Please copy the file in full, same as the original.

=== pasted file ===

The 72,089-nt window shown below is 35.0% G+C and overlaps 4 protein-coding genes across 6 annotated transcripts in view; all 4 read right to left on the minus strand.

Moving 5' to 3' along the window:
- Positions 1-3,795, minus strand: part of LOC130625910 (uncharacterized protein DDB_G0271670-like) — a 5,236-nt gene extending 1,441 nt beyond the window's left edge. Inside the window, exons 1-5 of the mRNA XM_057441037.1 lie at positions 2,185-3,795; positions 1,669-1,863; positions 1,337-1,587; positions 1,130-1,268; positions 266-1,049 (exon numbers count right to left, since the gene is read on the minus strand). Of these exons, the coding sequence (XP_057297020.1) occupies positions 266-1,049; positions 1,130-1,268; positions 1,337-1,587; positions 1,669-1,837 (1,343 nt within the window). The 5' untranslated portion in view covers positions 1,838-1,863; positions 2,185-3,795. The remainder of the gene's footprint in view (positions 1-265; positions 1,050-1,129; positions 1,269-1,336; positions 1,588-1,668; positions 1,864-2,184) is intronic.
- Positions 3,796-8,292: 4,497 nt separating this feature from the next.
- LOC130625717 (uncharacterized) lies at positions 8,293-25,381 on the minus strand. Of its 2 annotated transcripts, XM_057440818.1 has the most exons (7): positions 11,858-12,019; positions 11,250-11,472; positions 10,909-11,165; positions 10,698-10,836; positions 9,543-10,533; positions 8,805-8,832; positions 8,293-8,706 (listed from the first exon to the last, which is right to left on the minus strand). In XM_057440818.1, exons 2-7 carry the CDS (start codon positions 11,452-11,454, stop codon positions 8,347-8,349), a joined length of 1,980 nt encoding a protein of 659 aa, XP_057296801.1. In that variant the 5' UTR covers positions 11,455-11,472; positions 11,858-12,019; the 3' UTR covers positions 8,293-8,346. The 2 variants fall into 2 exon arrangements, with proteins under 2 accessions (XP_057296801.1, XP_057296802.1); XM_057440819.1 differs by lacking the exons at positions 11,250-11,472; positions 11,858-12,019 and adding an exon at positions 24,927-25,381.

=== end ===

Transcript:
The 72,089-nt window shown below is 35.0% G+C and overlaps 4 protein-coding genes across 6 annotated transcripts in view; all 4 read right to left on the minus strand.

Moving 5' to 3' along the window:
- Positions 1-3,795, minus strand: part of LOC130625910 (uncharacterized protein DDB_G0271670-like) — a 5,236-nt gene extending 1,441 nt beyond the window's left edge. Inside the window, exons 1-5 of the mRNA XM_057441037.1 lie at positions 2,185-3,795; positions 1,669-1,863; positions 1,337-1,587; positions 1,130-1,268; positions 266-1,049 (exon numbers count right to left, since the gene is read on the minus strand). Of these exons, the coding sequence (XP_057297020.1) occupies positions 266-1,049; positions 1,130-1,268; positions 1,337-1,587; positions 1,669-1,837 (1,343 nt within the window). The 5' untranslated portion in view covers positions 1,838-1,863; positions 2,185-3,795. The remainder of the gene's footprint in view (positions 1-265; positions 1,050-1,129; positions 1,269-1,336; positions 1,588-1,668; positions 1,864-2,184) is intronic.
- Positions 3,796-8,292: 4,497 nt separating this feature from the next.
- LOC130625717 (uncharacterized) lies at positions 8,293-25,381 on the minus strand. Of its 2 annotated transcripts, XM_057440818.1 has the most exons (7): positions 11,858-12,019; positions 11,250-11,472; positions 10,909-11,165; positions 10,698-10,836; positions 9,543-10,533; positions 8,805-8,832; positions 8,293-8,706 (listed from the first exon to the last, which is right to left on the minus strand). In XM_057440818.1, exons 2-7 carry the CDS (start codon positions 11,452-11,454, stop codon positions 8,347-8,349), a joined length of 1,980 nt encoding a protein of 659 aa, XP_057296801.1. In that variant the 5' UTR covers positions 11,455-11,472; positions 11,858-12,019; the 3' UTR covers positions 8,293-8,346. The 2 variants fall into 2 exon arrangements, with proteins under 2 accessions (XP_057296801.1, XP_057296802.1); XM_057440819.1 differs by lacking the exons at positions 11,250-11,472; positions 11,858-12,019 and adding an exon at positions 24,927-25,381.